“Central clearing, initial margin requirements and the cost of collateral will force many firms to significantly upgrade their systems,” said Sean Owens, director of fixed income at Woodbine Associates, a research firm.
“Users need a flexible, automated workflow that centralizes collateral management for all traded products and securities. They also need enhanced analytics, forecasting and inventory management. Under the new regulations collateral and margin will play key roles in OTC derivative transactions, including pricing, counterparty, product, venue and CCP [central counterparty] selection. Systems will have to seamlessly integrate collateral management with risk management, funding and trading.”
And then there is the problem of what collateral will be accepted by clearing houses once the new rules kick in. At first, clearing houses said they would only accept high-quality government securities or cash as collateral in this new world—which dealers and hedge funds may well be able to meet but big buy-side institutions such as pension funds and insurance companies would struggle too as their portfolios rarely contain cash.
Clearing houses, though, could now be relenting on this with CME now accepting less risky corporate bonds and Eurex saying they will take equities as well—both more risky mainstays of institutional investor portfolios. Regulations surrounding eligible collateral have not yet been finalized with market participants pushing for more risky assets, such as equities, to be allowed in the final reckoning.
Analytics are also set to play a big role for buy-side firms in assisting them in predicting their collateral or margin requirements to manage liquidity. In addition, collateral transformation services may also become much sought after as buy side firms look to meet collateral shortfalls and gain the eligible collateral needed for their trades, while market participants will also have incentives to use the same clearing house by being able to benefit from offsetting.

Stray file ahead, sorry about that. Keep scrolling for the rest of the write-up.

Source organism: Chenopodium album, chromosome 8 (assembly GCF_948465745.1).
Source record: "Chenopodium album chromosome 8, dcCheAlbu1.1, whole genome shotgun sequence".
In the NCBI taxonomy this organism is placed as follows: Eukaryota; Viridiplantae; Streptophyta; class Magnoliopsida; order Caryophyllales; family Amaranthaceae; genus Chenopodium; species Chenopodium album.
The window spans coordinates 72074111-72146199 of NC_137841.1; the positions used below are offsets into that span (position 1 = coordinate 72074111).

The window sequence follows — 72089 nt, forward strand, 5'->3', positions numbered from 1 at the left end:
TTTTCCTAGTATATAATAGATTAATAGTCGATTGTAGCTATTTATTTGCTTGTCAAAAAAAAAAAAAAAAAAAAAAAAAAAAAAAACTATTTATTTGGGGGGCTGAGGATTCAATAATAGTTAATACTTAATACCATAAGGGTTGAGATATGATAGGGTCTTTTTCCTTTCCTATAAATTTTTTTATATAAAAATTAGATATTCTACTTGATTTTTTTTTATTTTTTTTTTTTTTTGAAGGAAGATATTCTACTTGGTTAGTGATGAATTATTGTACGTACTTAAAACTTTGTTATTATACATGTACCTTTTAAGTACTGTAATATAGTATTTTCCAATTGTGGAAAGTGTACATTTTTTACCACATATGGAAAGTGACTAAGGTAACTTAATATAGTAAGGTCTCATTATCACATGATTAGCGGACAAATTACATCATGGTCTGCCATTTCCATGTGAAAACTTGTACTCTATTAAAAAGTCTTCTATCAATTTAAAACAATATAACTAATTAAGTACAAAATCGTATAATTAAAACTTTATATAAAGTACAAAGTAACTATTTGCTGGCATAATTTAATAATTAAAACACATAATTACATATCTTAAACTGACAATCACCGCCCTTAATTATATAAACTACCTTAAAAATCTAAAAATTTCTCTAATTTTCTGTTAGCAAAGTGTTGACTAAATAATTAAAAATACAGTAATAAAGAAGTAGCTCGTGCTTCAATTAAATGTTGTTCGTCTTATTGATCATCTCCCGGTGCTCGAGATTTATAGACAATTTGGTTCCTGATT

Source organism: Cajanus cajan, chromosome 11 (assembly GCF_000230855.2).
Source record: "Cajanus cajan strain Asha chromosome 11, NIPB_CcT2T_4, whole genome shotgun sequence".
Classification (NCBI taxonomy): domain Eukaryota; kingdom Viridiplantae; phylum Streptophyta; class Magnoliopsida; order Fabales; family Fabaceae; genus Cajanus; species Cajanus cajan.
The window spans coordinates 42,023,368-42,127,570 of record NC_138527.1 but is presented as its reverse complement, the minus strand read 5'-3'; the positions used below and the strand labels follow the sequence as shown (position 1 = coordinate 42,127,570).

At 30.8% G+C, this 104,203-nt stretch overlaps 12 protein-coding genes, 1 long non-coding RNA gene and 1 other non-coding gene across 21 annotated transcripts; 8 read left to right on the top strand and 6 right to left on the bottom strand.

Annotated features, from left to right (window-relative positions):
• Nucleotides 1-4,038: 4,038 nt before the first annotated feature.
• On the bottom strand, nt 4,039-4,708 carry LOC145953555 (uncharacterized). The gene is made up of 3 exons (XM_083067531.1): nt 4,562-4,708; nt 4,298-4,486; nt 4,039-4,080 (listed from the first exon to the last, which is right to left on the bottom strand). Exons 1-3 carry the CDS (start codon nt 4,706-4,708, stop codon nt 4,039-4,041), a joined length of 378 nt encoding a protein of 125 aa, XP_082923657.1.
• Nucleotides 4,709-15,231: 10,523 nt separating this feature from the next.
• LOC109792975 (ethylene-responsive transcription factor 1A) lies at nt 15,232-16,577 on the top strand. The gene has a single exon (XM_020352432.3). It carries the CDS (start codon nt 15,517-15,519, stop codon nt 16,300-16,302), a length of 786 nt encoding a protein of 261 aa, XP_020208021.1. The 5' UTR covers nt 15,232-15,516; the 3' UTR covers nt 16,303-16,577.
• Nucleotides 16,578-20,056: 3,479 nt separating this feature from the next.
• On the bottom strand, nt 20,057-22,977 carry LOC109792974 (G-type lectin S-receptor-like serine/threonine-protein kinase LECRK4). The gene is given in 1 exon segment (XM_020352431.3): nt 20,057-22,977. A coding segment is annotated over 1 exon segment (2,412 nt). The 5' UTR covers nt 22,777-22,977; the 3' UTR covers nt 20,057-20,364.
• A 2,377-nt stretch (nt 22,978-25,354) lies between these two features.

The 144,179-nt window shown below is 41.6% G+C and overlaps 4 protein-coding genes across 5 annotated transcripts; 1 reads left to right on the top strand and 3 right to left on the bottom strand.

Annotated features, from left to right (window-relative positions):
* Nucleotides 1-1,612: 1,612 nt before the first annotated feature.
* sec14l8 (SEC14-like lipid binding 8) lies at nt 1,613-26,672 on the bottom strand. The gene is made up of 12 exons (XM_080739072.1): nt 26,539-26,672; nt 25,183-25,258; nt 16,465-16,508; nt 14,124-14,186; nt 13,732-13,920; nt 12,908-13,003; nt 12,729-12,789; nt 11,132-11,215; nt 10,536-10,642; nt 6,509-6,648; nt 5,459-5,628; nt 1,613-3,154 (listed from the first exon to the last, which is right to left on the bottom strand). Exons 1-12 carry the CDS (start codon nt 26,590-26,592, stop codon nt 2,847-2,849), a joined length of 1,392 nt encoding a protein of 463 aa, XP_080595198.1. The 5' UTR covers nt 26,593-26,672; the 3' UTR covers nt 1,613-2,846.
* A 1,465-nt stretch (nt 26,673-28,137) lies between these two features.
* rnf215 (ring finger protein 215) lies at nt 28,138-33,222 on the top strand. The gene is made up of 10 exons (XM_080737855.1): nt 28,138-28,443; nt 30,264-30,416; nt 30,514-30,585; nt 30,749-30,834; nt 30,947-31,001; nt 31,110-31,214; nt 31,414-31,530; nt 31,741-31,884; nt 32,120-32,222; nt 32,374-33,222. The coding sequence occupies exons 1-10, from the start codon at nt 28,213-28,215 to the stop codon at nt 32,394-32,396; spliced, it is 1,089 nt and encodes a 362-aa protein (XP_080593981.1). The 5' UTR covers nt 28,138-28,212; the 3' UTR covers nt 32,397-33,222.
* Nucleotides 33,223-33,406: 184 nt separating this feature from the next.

“The buy side supports the idea of transparent markets and generally sees the regulations as fair and benign, but also as more costly,” said Clifford Lewis, executive vice-president and head of custody bank State Street’s eExchange business. “However, the process of transformation is challenging and it dominates the buy side’s thinking. They see a long road ahead before there will be collateral-efficient clearing solutions, competitive electronic execution and increased volumes that mitigate concerns about liquidity.”
As a result, a new term, called ‘collateral scarcity’, has entered the financial lexicon.
“Collateral scarcity is a relatively new concept that transcends almost every conceivable corner of the capital markets,” said Daniel Parker, vice-president of trading technology firm SunGard’s capital markets business, in his recent blog.
“Collateral scarcity by definition is simply a presumptive shortage in the amount of acceptable or purposefully useable collateral. As collateral scarcity continues to evolve, market participants will likely perceive inherent and enhanced value from purposefully useable collateral.”